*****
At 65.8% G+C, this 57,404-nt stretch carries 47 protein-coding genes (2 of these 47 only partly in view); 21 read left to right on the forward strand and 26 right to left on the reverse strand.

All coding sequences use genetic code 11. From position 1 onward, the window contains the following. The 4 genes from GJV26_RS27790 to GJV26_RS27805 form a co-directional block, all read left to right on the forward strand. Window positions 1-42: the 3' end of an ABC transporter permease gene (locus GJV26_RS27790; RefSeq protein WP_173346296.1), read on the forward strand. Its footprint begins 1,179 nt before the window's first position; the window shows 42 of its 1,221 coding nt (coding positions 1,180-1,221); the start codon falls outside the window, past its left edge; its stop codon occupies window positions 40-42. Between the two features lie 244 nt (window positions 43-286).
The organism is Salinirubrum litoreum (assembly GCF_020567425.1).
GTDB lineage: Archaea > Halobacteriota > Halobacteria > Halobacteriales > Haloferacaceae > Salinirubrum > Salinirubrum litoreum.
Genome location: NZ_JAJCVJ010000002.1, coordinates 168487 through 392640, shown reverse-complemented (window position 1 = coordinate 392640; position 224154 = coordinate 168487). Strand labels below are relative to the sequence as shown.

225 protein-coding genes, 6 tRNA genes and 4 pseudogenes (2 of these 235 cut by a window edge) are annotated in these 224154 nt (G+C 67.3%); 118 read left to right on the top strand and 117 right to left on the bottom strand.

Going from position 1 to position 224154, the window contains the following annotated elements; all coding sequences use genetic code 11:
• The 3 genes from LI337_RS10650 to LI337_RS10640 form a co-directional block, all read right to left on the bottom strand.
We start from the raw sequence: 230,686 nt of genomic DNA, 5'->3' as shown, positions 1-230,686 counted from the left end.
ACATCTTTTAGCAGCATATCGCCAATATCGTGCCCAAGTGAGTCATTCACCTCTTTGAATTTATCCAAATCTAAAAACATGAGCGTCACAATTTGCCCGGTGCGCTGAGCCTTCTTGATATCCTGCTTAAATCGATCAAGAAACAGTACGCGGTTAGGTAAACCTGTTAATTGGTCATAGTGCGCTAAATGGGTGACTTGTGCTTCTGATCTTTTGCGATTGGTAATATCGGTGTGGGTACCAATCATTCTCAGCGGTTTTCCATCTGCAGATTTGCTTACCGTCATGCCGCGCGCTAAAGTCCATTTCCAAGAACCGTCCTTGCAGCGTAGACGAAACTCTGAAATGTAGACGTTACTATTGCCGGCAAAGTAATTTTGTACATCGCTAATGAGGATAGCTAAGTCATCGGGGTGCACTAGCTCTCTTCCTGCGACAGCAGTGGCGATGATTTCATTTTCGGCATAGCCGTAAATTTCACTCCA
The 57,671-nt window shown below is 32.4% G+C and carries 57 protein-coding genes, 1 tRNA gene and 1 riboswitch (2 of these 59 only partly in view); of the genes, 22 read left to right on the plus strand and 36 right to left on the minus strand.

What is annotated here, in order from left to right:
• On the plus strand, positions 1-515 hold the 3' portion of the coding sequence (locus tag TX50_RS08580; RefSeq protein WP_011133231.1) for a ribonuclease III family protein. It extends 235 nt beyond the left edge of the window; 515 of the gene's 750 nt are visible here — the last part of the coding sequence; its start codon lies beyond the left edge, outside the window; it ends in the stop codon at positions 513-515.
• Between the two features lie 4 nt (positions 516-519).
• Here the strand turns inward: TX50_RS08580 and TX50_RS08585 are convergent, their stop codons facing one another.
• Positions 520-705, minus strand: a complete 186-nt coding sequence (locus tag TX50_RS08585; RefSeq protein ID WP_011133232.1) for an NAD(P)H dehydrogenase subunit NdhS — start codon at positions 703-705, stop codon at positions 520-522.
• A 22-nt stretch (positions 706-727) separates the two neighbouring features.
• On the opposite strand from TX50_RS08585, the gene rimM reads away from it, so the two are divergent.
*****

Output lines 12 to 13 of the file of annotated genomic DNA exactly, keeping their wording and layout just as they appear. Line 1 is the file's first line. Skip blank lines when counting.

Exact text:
What is annotated here, in order from left to right:
• On the plus strand, positions 1-515 hold the 3' portion of the coding sequence (locus tag TX50_RS08580; RefSeq protein WP_011133231.1) for a ribonuclease III family protein. It extends 235 nt beyond the left edge of the window; 515 of the gene's 750 nt are visible here — the last part of the coding sequence; its start codon lies beyond the left edge, outside the window; it ends in the stop codon at positions 513-515.